Justice Officials Eye Foreclosure Paperwork Practices by Lenders

Attorney General Eric Holder and President ObamaThe Justice Department is reviewing practices by major lenders that may have led to the improper foreclosure of homes as a result of shoddy documentation – or the “robo-signing” of affidavits without verifying data.
U.S. Attorney General Eric Holder today confirmed his department’s probe following the announced internal reviews in recent days by Bank of America, Ally Financial (formerly known as GMAC) and JPMorgan Chase.
“We are aware of the charges that have surfaced in the newspapers in the last couple of days and we’re looking at them,” Holder said during an unrelated news conference today.
Several state attorneys general have already commenced investigations into foreclosure practices. Many of asked other lenders to freeze foreclosure actions pending reviews. Lenders could face stiff financial penalties – as much as $25,000 – for every improperly processed affidavit.
Bank of America is the only lender, thus far, to order an across-the-board freeze on foreclosures pending reviews of possibly erroneous affidavits.
Potentially, tens of thousands of cases could be involved in the reviews by the three major lenders. Chase has said it is suspending 56,000 foreclosures.
Most of the cases pertain to paperwork in the twenty-three states that process foreclosures through their court systems, requiring documentation to verify mortgage data and ownership. But calls for investigations by officials have included some of the 27 non-judicial foreclosure states.
The 23 states with court system proceedings are: Connecticut, Delaware, Florida, Hawaii, Illinois, Indiana, Iowa, Kansas, Kentucky, Louisiana, Maine, Nebraska, New Jersey, New Mexico, New York, North Dakota, Ohio, Oklahoma, Pennsylvania, South Carolina, South Dakota, Vermont and Wisconsin.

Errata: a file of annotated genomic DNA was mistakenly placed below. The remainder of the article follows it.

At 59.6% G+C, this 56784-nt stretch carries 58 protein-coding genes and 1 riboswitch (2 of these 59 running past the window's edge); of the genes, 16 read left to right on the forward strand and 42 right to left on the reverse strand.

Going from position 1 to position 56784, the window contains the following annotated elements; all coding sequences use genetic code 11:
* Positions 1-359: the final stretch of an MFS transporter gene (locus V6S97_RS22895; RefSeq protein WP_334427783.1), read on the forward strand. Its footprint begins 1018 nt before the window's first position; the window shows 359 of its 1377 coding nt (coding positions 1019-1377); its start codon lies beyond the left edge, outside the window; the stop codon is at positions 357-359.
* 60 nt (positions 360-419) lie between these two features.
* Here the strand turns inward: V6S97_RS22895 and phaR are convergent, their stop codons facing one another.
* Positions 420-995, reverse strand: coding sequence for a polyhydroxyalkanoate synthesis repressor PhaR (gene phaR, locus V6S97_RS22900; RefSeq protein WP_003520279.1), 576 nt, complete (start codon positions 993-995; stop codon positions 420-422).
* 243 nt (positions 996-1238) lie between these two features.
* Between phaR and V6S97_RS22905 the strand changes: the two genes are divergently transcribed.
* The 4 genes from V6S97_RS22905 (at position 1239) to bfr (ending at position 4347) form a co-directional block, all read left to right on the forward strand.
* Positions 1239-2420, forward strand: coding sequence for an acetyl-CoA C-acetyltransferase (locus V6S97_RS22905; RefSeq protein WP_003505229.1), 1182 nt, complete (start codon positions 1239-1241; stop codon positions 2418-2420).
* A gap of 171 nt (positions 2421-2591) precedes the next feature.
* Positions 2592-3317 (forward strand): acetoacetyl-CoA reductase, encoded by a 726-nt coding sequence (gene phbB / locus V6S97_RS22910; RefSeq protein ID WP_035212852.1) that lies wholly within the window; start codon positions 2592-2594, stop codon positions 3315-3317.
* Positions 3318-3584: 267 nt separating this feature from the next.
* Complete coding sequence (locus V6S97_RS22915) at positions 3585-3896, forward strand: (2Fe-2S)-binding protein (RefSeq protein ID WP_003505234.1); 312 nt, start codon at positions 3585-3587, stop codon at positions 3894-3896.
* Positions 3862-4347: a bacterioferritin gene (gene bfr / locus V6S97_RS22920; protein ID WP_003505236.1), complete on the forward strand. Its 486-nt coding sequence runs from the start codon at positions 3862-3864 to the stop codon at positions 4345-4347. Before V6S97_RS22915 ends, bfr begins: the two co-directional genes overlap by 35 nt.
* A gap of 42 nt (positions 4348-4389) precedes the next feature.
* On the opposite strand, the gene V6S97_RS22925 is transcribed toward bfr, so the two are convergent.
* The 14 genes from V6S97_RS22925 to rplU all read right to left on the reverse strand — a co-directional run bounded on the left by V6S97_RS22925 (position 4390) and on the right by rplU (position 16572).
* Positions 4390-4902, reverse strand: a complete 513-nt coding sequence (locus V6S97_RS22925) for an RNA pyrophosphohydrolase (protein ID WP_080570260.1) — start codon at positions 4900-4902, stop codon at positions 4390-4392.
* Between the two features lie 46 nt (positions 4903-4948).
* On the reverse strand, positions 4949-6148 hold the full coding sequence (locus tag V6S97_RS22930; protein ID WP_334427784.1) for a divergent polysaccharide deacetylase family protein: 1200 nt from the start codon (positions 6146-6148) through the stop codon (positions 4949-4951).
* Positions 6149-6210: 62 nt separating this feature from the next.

House of Representatives Speaker Nancy Pelosi and fellow Democrats yesterday wrote to Holder and Federal Reserve Chairman Ben Bernanke asking for an investigation of “possible violations of law or regulations by financial institutions in their handling of delinquent mortgages, mortgage modifications, and foreclosures.”
The uproar over foreclosure documentation erupted in recent weeks after “robo-signers” – mid-level managers at some lenders – have admitted to signing thousands of affidavits without personally verifying the data. Pressure from lenders to avoid trials and push through back-logs of foreclosure cases may have contributed to the “robo-signing” mindset.
“The apparent pattern reported by our constituents leads us to conclude that their problems are not just personal anecdotes anymore,” reads the letter to Holder from the Democrats. “Recent reports that Ally Financial (formerly GMAC) and JP Morgan may have approved thousands of unwarranted foreclosures only amplify our concerns that systemic problems exist in the ways many financial institutions have dealt with homeowners who are seeking to avoid foreclosures.”
Also see: Foreclosure Freeze: Bank of America to Review Paperwork for Errors

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